You’ve now learned about the fundamentals of coding in Processing: you know how to call and create functions, you know how to use and create variables, you know how to use if statements and for loops, you know how to use arrays and ArrayLists, and you know how to use and create classes.
More importantly, you understand the process of breaking a problem down into smaller pieces, reading the documentation to learn more about how a feature works, and you know how to debug your code. Those skills are more important than memorizing the syntax of a particular language, and they’ll take you very far!
Now that you’ve learned about Processing, you’re probably wondering what to do next. There’s no single correct path, but here are a few options you can explore.
If you’ve read this far into the tutorials, I would absolutely love to hear from you. Come say “hello world” in the HappyCoding.io forum!
You can also contact me directly.
I personally find it really motivating to be able to share the projects I work on. That’s one of the reasons I started Happy Coding in the first place! Being able to post a project, even if it’s just on Twitter, gives me that extra motivation to keep going.
No matter what you choose, the important thing is to give yourself a place to post your work. Give yourself a new challenge every week, use that challenge as an excuse to practice something new, and then post what you create!
As time goes on, you’ll notice yourself getting better and better at coding. Plus having a portfolio is a great resume booster, if you’re planning on turning this into a job!
Like any skill, the best way to get better at coding is by practicing. This can be especially difficult if you’re learning on your own. In a classroom environment, you have homework and tests to help you practice, but if you’re learning on your own, it’s all up to you.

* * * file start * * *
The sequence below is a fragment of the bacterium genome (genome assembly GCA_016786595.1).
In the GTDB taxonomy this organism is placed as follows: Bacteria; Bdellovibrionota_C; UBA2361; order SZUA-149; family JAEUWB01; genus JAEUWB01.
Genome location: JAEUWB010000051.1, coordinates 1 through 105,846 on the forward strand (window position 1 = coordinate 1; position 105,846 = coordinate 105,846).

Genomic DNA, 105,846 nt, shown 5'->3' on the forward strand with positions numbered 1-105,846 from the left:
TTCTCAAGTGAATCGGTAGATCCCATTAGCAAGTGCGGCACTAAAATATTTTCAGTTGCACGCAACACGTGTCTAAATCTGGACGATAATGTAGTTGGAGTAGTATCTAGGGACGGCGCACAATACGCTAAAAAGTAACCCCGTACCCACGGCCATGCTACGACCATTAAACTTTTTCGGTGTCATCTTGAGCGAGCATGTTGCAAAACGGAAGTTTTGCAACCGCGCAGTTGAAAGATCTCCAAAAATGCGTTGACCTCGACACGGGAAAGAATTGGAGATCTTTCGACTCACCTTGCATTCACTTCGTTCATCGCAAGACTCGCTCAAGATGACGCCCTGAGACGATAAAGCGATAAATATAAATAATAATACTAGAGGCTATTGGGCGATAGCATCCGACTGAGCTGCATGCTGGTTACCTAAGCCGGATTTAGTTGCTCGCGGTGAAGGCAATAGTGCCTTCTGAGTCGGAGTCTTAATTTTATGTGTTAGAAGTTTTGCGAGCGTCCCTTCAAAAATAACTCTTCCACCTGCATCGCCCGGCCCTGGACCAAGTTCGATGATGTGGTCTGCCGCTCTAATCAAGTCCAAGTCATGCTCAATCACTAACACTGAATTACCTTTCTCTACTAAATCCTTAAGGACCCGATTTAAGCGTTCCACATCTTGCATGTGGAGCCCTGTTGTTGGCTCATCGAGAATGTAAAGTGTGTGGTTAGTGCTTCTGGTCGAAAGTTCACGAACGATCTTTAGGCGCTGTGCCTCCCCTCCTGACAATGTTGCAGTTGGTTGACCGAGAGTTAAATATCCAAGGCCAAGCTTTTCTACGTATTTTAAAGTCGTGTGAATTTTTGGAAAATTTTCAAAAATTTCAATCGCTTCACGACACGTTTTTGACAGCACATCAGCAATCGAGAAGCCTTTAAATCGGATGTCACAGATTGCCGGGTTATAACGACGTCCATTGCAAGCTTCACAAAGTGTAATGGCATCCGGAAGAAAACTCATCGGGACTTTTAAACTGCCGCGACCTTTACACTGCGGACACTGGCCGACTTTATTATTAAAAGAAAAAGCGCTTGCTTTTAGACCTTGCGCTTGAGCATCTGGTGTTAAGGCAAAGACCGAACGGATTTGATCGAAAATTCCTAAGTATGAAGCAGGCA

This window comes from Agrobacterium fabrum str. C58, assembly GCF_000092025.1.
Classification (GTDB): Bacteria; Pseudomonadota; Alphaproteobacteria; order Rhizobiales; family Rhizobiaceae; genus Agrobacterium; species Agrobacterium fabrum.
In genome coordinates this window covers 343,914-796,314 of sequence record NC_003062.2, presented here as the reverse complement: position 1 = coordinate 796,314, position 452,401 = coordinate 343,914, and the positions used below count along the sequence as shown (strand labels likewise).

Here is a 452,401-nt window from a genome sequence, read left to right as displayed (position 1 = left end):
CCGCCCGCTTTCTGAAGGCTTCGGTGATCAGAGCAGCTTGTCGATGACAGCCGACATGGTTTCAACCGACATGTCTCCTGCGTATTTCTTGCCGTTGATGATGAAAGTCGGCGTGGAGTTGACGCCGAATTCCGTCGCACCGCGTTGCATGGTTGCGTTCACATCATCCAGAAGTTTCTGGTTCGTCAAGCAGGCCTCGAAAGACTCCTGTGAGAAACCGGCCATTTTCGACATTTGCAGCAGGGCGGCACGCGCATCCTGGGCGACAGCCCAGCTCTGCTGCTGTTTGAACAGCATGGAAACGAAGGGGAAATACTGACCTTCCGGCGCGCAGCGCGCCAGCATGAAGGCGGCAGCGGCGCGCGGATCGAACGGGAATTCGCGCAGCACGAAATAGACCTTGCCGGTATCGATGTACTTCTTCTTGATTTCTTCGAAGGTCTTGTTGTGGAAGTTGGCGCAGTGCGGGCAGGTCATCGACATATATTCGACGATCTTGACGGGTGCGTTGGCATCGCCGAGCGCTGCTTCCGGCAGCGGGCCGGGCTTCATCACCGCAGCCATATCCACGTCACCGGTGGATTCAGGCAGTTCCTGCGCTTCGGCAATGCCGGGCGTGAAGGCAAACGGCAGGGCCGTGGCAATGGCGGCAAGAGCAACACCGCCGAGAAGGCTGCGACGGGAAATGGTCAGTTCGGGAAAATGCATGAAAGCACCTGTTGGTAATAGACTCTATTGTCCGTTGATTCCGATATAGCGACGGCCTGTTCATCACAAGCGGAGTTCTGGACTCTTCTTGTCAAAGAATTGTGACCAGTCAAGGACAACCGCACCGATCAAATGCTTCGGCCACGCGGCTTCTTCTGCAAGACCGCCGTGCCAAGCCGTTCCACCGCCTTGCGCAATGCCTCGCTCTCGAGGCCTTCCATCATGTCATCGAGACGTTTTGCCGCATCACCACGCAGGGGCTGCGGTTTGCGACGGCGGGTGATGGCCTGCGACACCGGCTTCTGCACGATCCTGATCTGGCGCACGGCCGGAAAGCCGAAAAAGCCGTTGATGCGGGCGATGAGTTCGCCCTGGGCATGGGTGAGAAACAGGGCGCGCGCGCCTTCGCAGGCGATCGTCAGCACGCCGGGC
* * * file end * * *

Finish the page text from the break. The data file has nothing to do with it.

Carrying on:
So if you read through all of these tutorials in just a few weeks, it’s probably a good idea to go back and practice anything you skimmed over. Check out the homework section at the bottom of every tutorial, or challenge yourself to create sketches that force you to practice anything that confuses you.
It’s really hard to learn more advanced concepts if you don’t have a strong grasp on the fundamentals, so spending more time now will pay off later!
Processing is free and open-source, which is only possible thanks to donations. So if you’ve been enjoying Processing, please consider making a donation to the Processing Foundation. You can make a donation here or here.
Since Processing is open-source, that means you can help write it! Check out the repositories for Processing and the Processing website. Look in the
Issues tab for each repo, and look for labels like
help wanted, and
good first issue.
Happy Coding is also open source! Here is Happy coding’s repo. If you noticed a typo or something that wasn’t very clear, feel free to send me a pull request fixing it!
Processing makes it easier to create animated, interactive programs. That makes it perfect for creative coding, where the goal is to make something that’s meaningful or interesting to you and your audience.
You can use libraries to expand what Processing can do, which really opens up a lot of possibilities! Try googling “XYZ Java libary” where “XYZ” is something you’re interested in. Want to create a Twitter bot or play with computer vision or video processing? There’s a library for that!
Processing is built using Java, which makes it a perfect jumping-off point for learning about Java. Start here!
Because Processing and p5.js are so similar, and since you’re already familiar with Processing, you’re actually already familiar with a lot of p5.js as well! Learning the differences between multiple languages is a great way to understand them better.
One of the best things about learning how to code is that it opens up a world of possibilities. I’ve listed a few examples you can explore, but you should really do whatever feels most interesting to you!